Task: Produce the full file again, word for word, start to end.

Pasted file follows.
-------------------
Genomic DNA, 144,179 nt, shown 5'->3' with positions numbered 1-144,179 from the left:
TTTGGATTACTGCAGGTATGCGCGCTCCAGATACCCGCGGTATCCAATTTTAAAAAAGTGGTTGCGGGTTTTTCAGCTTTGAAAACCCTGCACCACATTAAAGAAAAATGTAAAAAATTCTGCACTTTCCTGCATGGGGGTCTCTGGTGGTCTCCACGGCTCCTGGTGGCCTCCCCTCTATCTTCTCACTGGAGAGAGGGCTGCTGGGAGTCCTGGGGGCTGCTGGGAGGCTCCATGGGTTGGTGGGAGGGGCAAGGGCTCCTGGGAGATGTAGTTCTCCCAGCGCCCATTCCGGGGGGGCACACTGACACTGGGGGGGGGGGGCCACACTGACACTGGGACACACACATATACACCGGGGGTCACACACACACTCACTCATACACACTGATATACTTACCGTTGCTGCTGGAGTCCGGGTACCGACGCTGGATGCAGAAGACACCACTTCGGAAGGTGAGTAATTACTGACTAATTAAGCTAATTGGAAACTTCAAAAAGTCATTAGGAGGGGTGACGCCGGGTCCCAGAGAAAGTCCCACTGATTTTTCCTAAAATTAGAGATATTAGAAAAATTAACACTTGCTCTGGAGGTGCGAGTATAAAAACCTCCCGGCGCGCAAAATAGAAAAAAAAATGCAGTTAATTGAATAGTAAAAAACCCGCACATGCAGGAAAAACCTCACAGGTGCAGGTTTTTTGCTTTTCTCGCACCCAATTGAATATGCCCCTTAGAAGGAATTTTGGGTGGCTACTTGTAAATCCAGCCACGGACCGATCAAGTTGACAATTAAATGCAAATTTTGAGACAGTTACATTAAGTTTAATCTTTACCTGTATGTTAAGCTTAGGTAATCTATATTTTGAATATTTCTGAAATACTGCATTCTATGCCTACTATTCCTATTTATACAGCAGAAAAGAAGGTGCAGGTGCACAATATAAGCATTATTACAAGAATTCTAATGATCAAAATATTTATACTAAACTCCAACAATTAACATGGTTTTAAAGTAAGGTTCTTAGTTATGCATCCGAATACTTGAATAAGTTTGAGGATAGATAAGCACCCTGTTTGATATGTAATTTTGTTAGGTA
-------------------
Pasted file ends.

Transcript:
Genomic DNA, 144,179 nt, shown 5'->3' with positions numbered 1-144,179 from the left:
TTTGGATTACTGCAGGTATGCGCGCTCCAGATACCCGCGGTATCCAATTTTAAAAAAGTGGTTGCGGGTTTTTCAGCTTTGAAAACCCTGCACCACATTAAAGAAAAATGTAAAAAATTCTGCACTTTCCTGCATGGGGGTCTCTGGTGGTCTCCACGGCTCCTGGTGGCCTCCCCTCTATCTTCTCACTGGAGAGAGGGCTGCTGGGAGTCCTGGGGGCTGCTGGGAGGCTCCATGGGTTGGTGGGAGGGGCAAGGGCTCCTGGGAGATGTAGTTCTCCCAGCGCCCATTCCGGGGGGGCACACTGACACTGGGGGGGGGGGGCCACACTGACACTGGGACACACACATATACACCGGGGGTCACACACACACTCACTCATACACACTGATATACTTACCGTTGCTGCTGGAGTCCGGGTACCGACGCTGGATGCAGAAGACACCACTTCGGAAGGTGAGTAATTACTGACTAATTAAGCTAATTGGAAACTTCAAAAAGTCATTAGGAGGGGTGACGCCGGGTCCCAGAGAAAGTCCCACTGATTTTTCCTAAAATTAGAGATATTAGAAAAATTAACACTTGCTCTGGAGGTGCGAGTATAAAAACCTCCCGGCGCGCAAAATAGAAAAAAAAATGCAGTTAATTGAATAGTAAAAAACCCGCACATGCAGGAAAAACCTCACAGGTGCAGGTTTTTTGCTTTTCTCGCACCCAATTGAATATGCCCCTTAGAAGGAATTTTGGGTGGCTACTTGTAAATCCAGCCACGGACCGATCAAGTTGACAATTAAATGCAAATTTTGAGACAGTTACATTAAGTTTAATCTTTACCTGTATGTTAAGCTTAGGTAATCTATATTTTGAATATTTCTGAAATACTGCATTCTATGCCTACTATTCCTATTTATACAGCAGAAAAGAAGGTGCAGGTGCACAATATAAGCATTATTACAAGAATTCTAATGATCAAAATATTTATACTAAACTCCAACAATTAACATGGTTTTAAAGTAAGGTTCTTAGTTATGCATCCGAATACTTGAATAAGTTTGAGGATAGATAAGCACCCTGTTTGATATGTAATTTTGTTAGGTA